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I'm wondering whether it is possible to 'turn off' my main Window from loading automatically when my program starts with a command-line argument (i.e. when a file name is passed). The problem I have is that my program loads when a file associated with it is clicked, but does so by opening another main window and using that. The problem I have is that the program still launches the MainWindow afterwards, thus opening two Windows, one with the file contents and one that is empty.

How do I prevent the blank Window? As I see it, I either stop it from opening the main Window, close the main Window or make the program pass the file to the main Window. My problem is that I don't know which of these would be the best or how to to do it.

This is the code:

    protected override void OnStartup(StartupEventArgs e)
    {
        if (e.Args != null && e.Args.Count() > 0)
        {
            this.Properties["ArbitraryArgName"] = e.Args[0];
        }
        base.OnStartup(e);

        if (Application.Current.Properties["ArbitraryArgName"] != null)
        {

            string fname = Application.Current.Properties["ArbitraryArgName"].ToString();
            MainWindow mw = new MainWindow();
            mw.Show();
            mw.readVcard(fname);
            Application.Current.Windows.
        }
    }

EDIT:

My solution is at the bottom.

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what part of reading command line argument and if it is some value, not showing the main window doesn't work? –  Can Poyrazoğlu Aug 26 '11 at 21:45

4 Answers 4

up vote 4 down vote accepted

I assume you use WPF? You'll want to replace the entry point (Main) that WPF supplies for you. Then, you can start WPF or not depending on the command-line arguments. See this question for more info:

Replacing the WPF entry point

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I believe you can add a separate class with its own Main method and set that to be the entry point of your executable. Then you can parse the method arguments there and either bring up the main window or not.

(I'm assuming this is a WPF app - it's simpler in a WinForms app as you can modify the original Main method directly.)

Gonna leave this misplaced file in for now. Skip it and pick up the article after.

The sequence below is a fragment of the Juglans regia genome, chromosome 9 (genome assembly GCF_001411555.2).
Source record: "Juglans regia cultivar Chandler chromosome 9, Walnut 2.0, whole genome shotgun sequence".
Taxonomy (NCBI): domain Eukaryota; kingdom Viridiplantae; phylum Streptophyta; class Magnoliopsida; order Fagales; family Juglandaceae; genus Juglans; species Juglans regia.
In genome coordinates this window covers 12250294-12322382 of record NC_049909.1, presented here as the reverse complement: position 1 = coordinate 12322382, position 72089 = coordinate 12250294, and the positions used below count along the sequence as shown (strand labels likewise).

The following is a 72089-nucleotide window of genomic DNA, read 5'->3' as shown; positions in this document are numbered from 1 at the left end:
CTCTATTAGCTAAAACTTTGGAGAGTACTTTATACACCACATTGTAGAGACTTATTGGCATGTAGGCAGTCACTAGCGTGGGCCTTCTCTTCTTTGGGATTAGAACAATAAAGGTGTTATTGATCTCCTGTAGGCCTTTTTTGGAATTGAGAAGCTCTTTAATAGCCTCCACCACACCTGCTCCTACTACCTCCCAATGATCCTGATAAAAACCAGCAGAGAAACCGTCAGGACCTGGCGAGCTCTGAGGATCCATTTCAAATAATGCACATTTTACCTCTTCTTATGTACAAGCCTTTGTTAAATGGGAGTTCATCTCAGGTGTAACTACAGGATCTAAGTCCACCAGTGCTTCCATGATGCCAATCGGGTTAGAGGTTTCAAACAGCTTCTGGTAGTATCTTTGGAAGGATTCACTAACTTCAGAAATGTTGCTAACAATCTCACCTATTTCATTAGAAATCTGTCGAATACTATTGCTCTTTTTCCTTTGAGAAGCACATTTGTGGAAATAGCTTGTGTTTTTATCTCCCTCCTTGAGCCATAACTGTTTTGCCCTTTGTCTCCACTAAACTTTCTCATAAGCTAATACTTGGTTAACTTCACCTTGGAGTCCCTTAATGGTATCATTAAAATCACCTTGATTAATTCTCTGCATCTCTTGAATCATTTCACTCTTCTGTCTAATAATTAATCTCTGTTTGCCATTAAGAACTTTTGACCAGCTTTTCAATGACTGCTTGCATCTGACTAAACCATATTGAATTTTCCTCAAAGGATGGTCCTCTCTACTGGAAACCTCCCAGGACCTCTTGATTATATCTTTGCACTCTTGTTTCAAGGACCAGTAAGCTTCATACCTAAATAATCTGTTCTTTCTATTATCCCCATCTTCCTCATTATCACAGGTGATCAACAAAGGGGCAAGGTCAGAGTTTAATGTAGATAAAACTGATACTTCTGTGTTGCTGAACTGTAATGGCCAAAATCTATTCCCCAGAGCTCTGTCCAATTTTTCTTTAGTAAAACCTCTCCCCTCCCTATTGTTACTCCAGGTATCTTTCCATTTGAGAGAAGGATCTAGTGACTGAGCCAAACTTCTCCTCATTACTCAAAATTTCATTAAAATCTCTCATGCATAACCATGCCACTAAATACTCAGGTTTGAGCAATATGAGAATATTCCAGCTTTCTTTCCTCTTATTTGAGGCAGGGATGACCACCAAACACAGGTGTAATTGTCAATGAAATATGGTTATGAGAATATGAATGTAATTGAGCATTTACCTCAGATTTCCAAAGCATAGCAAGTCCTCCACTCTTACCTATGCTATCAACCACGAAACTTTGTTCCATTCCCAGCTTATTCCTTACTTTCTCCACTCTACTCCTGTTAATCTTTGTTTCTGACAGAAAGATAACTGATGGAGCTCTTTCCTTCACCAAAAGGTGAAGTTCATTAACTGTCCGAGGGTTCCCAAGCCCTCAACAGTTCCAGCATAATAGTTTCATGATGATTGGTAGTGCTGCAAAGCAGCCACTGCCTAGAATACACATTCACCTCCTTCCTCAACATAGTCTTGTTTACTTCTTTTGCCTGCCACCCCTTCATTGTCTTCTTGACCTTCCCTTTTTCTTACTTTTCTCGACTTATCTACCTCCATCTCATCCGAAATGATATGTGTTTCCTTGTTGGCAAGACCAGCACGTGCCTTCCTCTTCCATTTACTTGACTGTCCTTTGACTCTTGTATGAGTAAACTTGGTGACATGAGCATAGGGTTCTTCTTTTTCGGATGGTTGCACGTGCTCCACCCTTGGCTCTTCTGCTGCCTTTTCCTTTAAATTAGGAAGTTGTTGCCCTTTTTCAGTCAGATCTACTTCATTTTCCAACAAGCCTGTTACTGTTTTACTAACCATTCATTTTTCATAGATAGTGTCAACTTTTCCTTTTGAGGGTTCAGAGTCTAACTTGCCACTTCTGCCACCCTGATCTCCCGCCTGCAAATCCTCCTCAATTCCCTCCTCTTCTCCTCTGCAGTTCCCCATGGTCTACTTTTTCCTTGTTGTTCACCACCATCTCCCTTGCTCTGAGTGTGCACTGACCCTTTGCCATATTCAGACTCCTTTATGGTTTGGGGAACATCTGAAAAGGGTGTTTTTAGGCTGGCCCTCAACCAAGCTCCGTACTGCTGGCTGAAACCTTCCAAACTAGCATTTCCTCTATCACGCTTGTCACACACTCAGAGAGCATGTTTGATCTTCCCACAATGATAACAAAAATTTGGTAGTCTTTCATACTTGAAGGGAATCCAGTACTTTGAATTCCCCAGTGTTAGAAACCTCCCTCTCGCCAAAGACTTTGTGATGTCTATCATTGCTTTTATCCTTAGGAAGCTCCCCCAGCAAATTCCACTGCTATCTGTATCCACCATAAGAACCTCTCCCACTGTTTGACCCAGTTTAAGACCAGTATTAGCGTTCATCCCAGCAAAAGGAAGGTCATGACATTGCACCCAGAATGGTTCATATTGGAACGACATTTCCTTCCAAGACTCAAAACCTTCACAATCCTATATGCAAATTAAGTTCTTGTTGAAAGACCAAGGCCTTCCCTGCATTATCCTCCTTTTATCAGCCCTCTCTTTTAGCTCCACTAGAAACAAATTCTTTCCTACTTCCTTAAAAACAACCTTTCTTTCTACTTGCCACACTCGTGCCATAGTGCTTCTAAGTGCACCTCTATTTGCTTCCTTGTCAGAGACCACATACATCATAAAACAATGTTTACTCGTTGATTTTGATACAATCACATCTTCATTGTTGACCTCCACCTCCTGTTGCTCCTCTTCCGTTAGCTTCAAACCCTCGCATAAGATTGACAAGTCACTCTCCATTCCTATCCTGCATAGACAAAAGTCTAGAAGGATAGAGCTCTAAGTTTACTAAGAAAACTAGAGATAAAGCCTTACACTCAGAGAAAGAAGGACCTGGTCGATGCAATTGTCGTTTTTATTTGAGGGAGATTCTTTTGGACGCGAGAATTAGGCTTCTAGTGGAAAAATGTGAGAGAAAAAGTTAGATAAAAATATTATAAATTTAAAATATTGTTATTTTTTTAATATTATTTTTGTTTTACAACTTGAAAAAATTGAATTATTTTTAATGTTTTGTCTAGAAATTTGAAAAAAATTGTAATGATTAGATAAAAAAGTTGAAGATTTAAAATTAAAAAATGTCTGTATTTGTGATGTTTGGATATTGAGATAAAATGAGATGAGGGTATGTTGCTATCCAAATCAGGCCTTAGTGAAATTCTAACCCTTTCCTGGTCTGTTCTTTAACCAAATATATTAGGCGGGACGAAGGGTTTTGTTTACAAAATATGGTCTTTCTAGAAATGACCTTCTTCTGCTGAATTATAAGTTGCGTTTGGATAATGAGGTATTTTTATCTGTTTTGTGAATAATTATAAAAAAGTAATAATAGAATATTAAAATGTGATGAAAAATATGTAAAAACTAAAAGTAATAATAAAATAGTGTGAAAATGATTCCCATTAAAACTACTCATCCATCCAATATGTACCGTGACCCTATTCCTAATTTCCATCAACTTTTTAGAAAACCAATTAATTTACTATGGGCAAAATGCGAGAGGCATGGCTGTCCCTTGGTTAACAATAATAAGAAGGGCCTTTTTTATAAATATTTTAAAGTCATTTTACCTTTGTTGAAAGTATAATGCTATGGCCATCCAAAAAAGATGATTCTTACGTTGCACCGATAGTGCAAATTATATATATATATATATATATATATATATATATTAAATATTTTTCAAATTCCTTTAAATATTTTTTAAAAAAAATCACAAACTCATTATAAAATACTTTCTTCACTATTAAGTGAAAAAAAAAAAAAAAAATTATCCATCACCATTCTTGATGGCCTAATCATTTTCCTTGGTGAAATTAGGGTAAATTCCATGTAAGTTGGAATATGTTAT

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Thanks. Yeah, it's WPF. I think I follow, will check and come back in the morning. –  user646265 Aug 26 '11 at 21:49
    
See Qwertie's answer for how to replace the Main method that WPF generates. –  Merlyn Morgan-Graham Aug 26 '11 at 22:13
1  
@Merlyn: Not that the accepted answer for the referenced question says that while you can do that, the answerer still recommends creating a separate class instead :) –  Jon Skeet Aug 27 '11 at 7:15

I'd rewrite your code as follows:

protected override void OnStartup(StartupEventArgs e) 
{ 
    // start application window
    MainWindow mw = new MainWindow(); 
    mw.Show(); 
    // store argument and read card info
    if (e.Args != null && e.Args.Count() > 0) 
    { 
        this.Properties["ArbitraryArgName"] = e.Args[0]; 
        string fname = Application.Current.Properties["ArbitraryArgName"].ToString(); 
        mw.readVcard(fname); 
    } 
} 

This assumes that the method MainWindow.readVcard(string) simply loads data into the current instance.

share|improve this answer

Hi everyone and thanks for getting back to me, sorry I've not come back sooner. Part of what Nate said was correct in that I needed to call my Window earlier and then, if there was the command-line argument, parse the file name. The issue as I saw it was that it still started up a main Window afterwards because that was set as my startup, So I used the information suggested by Qwertie to alter my app.xaml, which meant that it pointed to a different startup, which in turn meant that the Window wasn't opened unnecessarily.

In ' App : Application ' class in App.xaml.cs:

    private void OnStartUp(object sender, StartupEventArgs e)
    {
        OnStartup(e);
    }

    protected override void OnStartup(StartupEventArgs e)
    {
        MainWindow mw = new MainWindow();

        if (e.Args != null && e.Args.Count() > 0)
        {
            this.Properties["ArbitraryArgName"] = e.Args[0];
        }
        //base.OnStartup(e);

        if (Application.Current.Properties["ArbitraryArgName"] != null)
        {               
            string fname = Application.Current.Properties["ArbitraryArgName"].ToString();

            mw.Show();
            mw.readVcard(fname);
            //Application curApp = Application.Current;
            //curApp.Shutdown();
        }

        else if (e.Args.Count() == 0)
        {
            mw.Show();
        }
    }

In App.xaml:

<Application x:Class="Vcardviewer.App"
             xmlns="http://schemas.microsoft.com/winfx/2006/xaml/presentation"
             xmlns:x="http://schemas.microsoft.com/winfx/2006/xaml"             
             Startup="OnStartUp"
             >
    <Application.Resources>

    </Application.Resources>
</Application>
<!--StartupUri="MainWindow.xaml"-->

Thanks again to everyone for their answers. Regards to you all.

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